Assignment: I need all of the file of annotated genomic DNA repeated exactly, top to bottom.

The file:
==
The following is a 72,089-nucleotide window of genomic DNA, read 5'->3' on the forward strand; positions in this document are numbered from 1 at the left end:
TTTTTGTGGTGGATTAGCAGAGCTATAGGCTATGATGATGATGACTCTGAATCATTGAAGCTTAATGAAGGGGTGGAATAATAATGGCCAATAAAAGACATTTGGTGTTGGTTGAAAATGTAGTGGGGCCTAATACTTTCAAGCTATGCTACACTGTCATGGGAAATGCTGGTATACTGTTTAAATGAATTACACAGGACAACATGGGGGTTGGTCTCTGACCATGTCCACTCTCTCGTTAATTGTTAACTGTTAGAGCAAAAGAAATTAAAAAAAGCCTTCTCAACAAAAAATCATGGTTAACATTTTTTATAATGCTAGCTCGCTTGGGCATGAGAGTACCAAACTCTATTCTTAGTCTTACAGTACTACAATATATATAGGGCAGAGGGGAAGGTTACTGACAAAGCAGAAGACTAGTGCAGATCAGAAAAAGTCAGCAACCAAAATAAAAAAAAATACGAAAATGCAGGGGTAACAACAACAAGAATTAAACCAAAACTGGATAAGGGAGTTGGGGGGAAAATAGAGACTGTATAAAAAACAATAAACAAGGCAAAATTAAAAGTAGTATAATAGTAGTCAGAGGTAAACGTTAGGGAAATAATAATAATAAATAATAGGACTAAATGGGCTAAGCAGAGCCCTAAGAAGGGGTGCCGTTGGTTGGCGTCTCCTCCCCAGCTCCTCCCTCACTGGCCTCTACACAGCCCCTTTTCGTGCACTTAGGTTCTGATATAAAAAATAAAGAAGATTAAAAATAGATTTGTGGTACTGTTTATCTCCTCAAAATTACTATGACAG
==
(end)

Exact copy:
The following is a 72,089-nucleotide window of genomic DNA, read 5'->3' on the forward strand; positions in this document are numbered from 1 at the left end:
TTTTTGTGGTGGATTAGCAGAGCTATAGGCTATGATGATGATGACTCTGAATCATTGAAGCTTAATGAAGGGGTGGAATAATAATGGCCAATAAAAGACATTTGGTGTTGGTTGAAAATGTAGTGGGGCCTAATACTTTCAAGCTATGCTACACTGTCATGGGAAATGCTGGTATACTGTTTAAATGAATTACACAGGACAACATGGGGGTTGGTCTCTGACCATGTCCACTCTCTCGTTAATTGTTAACTGTTAGAGCAAAAGAAATTAAAAAAAGCCTTCTCAACAAAAAATCATGGTTAACATTTTTTATAATGCTAGCTCGCTTGGGCATGAGAGTACCAAACTCTATTCTTAGTCTTACAGTACTACAATATATATAGGGCAGAGGGGAAGGTTACTGACAAAGCAGAAGACTAGTGCAGATCAGAAAAAGTCAGCAACCAAAATAAAAAAAAATACGAAAATGCAGGGGTAACAACAACAAGAATTAAACCAAAACTGGATAAGGGAGTTGGGGGGAAAATAGAGACTGTATAAAAAACAATAAACAAGGCAAAATTAAAAGTAGTATAATAGTAGTCAGAGGTAAACGTTAGGGAAATAATAATAATAAATAATAGGACTAAATGGGCTAAGCAGAGCCCTAAGAAGGGGTGCCGTTGGTTGGCGTCTCCTCCCCAGCTCCTCCCTCACTGGCCTCTACACAGCCCCTTTTCGTGCACTTAGGTTCTGATATAAAAAATAAAGAAGATTAAAAATAGATTTGTGGTACTGTTTATCTCCTCAAAATTACTATGACAG